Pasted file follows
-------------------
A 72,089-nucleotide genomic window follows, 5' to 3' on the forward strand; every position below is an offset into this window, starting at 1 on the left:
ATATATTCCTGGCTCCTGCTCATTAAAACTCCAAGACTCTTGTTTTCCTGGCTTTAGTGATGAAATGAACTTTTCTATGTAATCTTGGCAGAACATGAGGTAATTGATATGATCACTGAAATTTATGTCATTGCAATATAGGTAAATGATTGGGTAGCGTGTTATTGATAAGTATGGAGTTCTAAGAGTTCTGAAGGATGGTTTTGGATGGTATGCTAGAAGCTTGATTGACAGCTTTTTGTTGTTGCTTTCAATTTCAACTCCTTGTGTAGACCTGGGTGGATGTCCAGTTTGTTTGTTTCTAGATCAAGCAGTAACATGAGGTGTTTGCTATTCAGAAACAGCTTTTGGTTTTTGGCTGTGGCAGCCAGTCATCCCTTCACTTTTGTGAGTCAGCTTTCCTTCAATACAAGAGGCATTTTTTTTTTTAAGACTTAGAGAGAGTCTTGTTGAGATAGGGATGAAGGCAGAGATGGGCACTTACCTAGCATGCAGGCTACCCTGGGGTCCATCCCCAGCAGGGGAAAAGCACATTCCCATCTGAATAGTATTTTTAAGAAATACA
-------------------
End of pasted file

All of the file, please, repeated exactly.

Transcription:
A 72,089-nucleotide genomic window follows, 5' to 3' on the forward strand; every position below is an offset into this window, starting at 1 on the left:
ATATATTCCTGGCTCCTGCTCATTAAAACTCCAAGACTCTTGTTTTCCTGGCTTTAGTGATGAAATGAACTTTTCTATGTAATCTTGGCAGAACATGAGGTAATTGATATGATCACTGAAATTTATGTCATTGCAATATAGGTAAATGATTGGGTAGCGTGTTATTGATAAGTATGGAGTTCTAAGAGTTCTGAAGGATGGTTTTGGATGGTATGCTAGAAGCTTGATTGACAGCTTTTTGTTGTTGCTTTCAATTTCAACTCCTTGTGTAGACCTGGGTGGATGTCCAGTTTGTTTGTTTCTAGATCAAGCAGTAACATGAGGTGTTTGCTATTCAGAAACAGCTTTTGGTTTTTGGCTGTGGCAGCCAGTCATCCCTTCACTTTTGTGAGTCAGCTTTCCTTCAATACAAGAGGCATTTTTTTTTTTAAGACTTAGAGAGAGTCTTGTTGAGATAGGGATGAAGGCAGAGATGGGCACTTACCTAGCATGCAGGCTACCCTGGGGTCCATCCCCAGCAGGGGAAAAGCACATTCCCATCTGAATAGTATTTTTAAGAAATACA